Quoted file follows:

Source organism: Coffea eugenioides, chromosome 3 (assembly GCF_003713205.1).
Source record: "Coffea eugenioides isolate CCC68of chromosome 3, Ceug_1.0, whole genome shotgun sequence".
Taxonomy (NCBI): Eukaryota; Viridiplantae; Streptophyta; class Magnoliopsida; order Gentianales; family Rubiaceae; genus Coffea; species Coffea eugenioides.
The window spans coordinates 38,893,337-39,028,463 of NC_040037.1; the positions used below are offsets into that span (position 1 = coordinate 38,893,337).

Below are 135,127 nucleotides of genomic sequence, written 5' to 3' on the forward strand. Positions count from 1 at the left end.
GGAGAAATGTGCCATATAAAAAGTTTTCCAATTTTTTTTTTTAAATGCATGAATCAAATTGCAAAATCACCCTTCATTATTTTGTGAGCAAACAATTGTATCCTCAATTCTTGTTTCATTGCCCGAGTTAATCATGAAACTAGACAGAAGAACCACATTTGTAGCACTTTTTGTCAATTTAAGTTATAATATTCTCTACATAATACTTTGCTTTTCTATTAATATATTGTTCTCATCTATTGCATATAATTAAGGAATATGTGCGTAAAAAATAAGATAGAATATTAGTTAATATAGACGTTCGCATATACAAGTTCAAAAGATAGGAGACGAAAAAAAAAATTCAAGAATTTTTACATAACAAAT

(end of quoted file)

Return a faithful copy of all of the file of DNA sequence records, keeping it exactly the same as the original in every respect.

Source organism: Coffea eugenioides, chromosome 3 (assembly GCF_003713205.1).
Source record: "Coffea eugenioides isolate CCC68of chromosome 3, Ceug_1.0, whole genome shotgun sequence".
Taxonomy (NCBI): Eukaryota; Viridiplantae; Streptophyta; class Magnoliopsida; order Gentianales; family Rubiaceae; genus Coffea; species Coffea eugenioides.
The window spans coordinates 38,893,337-39,028,463 of NC_040037.1; the positions used below are offsets into that span (position 1 = coordinate 38,893,337).

Below are 135,127 nucleotides of genomic sequence, written 5' to 3' on the forward strand. Positions count from 1 at the left end.
GGAGAAATGTGCCATATAAAAAGTTTTCCAATTTTTTTTTTTAAATGCATGAATCAAATTGCAAAATCACCCTTCATTATTTTGTGAGCAAACAATTGTATCCTCAATTCTTGTTTCATTGCCCGAGTTAATCATGAAACTAGACAGAAGAACCACATTTGTAGCACTTTTTGTCAATTTAAGTTATAATATTCTCTACATAATACTTTGCTTTTCTATTAATATATTGTTCTCATCTATTGCATATAATTAAGGAATATGTGCGTAAAAAATAAGATAGAATATTAGTTAATATAGACGTTCGCATATACAAGTTCAAAAGATAGGAGACGAAAAAAAAAATTCAAGAATTTTTACATAACAAAT